containers. If you are looking for some impressive specimen flowering material,
you should really check out the larger container sizes.

Anthurium flowers are typical of plants in the family
Araceae. Members of this family have a distinctive flower structure composed of
two main parts: The spathe is a modified leaf (this is the brightly colored
portion of the flower), and the spadix is the column-like spike of the true
flower parts. The color range of the spathe has been expanded from the red,
pink and orange tones of the past into deep burgundy, rich purple, coral, clear
pink and bi-color forms. All of these colors are presented as thick, rich, waxy
blooms from 1-11 inches across. The average flower lasts up to 10 weeks, and
anthuriums also make excellent cut flowers. 'Ramona' is a hybrid from K.P.
Holland/Foremost Co. that has a crested spadix, so each flower is slightly
different. The "witch's broom" effect really adds a lot of interest
to this flower.

Production of anthuriums is somewhat specialized. First of
all, they are a slow crop, taking somewhere around nine months to produce a
6-inch pot from a 72-cell liner. It is due to this long production time that
most Northern growers and florists ship-in finished material rather than
growing their own plants. The very cleanest production facilities are essential
throughout production, as small plants are susceptible to bacterial and fungal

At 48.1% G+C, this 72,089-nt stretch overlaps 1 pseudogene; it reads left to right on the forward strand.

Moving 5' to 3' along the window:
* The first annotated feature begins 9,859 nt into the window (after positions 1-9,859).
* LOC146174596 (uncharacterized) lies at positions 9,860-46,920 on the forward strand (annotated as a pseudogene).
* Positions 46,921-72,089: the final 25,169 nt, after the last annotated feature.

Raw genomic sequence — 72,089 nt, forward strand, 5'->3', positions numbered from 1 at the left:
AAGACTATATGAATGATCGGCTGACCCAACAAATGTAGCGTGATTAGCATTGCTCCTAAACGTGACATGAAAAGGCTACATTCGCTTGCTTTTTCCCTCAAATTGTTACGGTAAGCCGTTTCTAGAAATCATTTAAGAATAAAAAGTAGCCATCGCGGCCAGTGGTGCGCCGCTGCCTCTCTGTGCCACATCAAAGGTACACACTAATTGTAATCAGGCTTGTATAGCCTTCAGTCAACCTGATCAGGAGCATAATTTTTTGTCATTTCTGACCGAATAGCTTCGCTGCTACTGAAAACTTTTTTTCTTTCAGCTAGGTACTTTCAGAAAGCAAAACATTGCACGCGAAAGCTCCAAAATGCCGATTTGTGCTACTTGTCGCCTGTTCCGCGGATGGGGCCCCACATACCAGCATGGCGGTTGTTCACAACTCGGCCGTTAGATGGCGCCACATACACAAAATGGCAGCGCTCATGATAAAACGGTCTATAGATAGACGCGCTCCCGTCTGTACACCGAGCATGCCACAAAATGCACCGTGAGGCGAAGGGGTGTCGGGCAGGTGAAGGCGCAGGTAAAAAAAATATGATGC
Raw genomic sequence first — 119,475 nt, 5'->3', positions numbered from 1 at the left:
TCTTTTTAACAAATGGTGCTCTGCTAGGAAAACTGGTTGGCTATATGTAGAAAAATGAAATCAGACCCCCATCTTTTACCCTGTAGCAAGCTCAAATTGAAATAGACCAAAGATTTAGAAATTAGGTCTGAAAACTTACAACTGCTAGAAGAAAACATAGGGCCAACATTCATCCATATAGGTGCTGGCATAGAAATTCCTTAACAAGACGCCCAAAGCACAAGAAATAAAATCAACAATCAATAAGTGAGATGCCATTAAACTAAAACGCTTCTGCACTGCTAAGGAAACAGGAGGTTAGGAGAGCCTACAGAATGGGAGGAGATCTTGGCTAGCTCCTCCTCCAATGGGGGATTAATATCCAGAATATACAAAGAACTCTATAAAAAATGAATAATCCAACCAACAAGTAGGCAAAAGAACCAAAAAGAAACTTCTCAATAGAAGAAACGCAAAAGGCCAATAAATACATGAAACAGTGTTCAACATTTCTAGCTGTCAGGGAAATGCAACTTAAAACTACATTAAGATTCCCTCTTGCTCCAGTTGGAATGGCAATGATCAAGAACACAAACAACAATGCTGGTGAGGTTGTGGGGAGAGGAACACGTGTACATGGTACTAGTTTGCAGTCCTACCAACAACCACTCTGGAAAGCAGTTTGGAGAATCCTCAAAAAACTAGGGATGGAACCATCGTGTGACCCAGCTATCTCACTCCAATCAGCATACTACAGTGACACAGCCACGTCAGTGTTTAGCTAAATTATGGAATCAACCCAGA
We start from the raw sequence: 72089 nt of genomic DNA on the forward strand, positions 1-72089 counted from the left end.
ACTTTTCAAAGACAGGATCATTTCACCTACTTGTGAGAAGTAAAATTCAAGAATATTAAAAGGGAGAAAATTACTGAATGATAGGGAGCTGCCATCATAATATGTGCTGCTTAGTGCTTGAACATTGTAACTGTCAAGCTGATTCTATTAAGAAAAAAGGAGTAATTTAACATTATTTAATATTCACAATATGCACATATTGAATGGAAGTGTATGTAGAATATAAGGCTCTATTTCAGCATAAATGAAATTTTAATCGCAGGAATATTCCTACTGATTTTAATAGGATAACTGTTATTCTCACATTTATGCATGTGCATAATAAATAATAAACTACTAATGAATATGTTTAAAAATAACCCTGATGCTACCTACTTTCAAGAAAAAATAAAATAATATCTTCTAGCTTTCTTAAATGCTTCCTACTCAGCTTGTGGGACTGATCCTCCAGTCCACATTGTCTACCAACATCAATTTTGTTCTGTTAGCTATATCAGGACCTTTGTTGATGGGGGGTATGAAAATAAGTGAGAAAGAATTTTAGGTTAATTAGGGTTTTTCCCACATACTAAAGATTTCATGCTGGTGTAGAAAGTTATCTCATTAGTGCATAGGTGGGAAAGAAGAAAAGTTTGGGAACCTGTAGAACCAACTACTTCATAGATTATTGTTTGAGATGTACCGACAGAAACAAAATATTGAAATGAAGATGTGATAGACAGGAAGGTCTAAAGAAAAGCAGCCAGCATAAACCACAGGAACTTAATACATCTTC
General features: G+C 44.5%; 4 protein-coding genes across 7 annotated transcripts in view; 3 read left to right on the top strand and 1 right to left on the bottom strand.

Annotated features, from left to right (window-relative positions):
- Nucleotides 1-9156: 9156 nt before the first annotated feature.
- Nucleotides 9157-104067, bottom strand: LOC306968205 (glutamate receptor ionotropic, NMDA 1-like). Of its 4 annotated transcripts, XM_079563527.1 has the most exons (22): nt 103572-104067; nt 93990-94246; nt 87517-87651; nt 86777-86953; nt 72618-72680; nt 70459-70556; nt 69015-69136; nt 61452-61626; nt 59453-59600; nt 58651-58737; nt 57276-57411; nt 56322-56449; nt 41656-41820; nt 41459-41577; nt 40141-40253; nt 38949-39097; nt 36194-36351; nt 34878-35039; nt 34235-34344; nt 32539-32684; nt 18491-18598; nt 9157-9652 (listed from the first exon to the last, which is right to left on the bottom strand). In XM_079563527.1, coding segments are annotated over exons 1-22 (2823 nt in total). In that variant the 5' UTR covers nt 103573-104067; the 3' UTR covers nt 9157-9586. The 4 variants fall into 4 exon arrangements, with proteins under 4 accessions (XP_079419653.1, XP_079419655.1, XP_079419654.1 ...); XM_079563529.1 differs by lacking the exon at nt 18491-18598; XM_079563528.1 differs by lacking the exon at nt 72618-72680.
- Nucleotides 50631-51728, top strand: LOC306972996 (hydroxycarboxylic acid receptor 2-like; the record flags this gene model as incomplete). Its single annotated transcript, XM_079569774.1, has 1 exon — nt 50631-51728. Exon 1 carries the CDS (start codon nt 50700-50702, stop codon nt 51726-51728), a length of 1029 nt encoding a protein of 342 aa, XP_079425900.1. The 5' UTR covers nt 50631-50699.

problems. Plants begin as tissue culture liners and are grown out as 4-inch
material. Plants are shifted to larger containers as they grow, so that last
year's 4-inch crop may be next year's 6- to 8-inch crop, depending on the vigor
of the cultivar.

Debunking the Myths

There are a number of misconceptions in the industry about
what anthuriums need to perform at their best. While they are tropical and do
need warmth and high humidity to flourish, here are some things they don't
need.

Misconception #1.
Anthuriums are low-light plants. The key to continued flowering is bright,
indirect light. Yes, you want to avoid direct northern sun as it will scorch
the foliage, but by the same token, don't assume the plant needs to be kept in
the dark. Lack of light is the major reason anthuriums stop flowering.

Misconception #2.
Anthuriums need lots of water. Keep these plants on the dry side; they like to
dry out between watering. It has a lot to do with their thick, fleshy roots
needing air and rotting if kept too wet. All in all, it is better to slightly
under-water than to over-water. Anthuriums are not drought-tolerant, so don't
go overboard; leaf tips may scorch if plants become too dry. It is also not
necessary to repot anthuriums as, in most cases, they prefer to be root-bound,
and this helps to avoid over-watering.

Misconception #3.
Anthuriums need a lot of fertilizer. Anthuriums are actually pretty light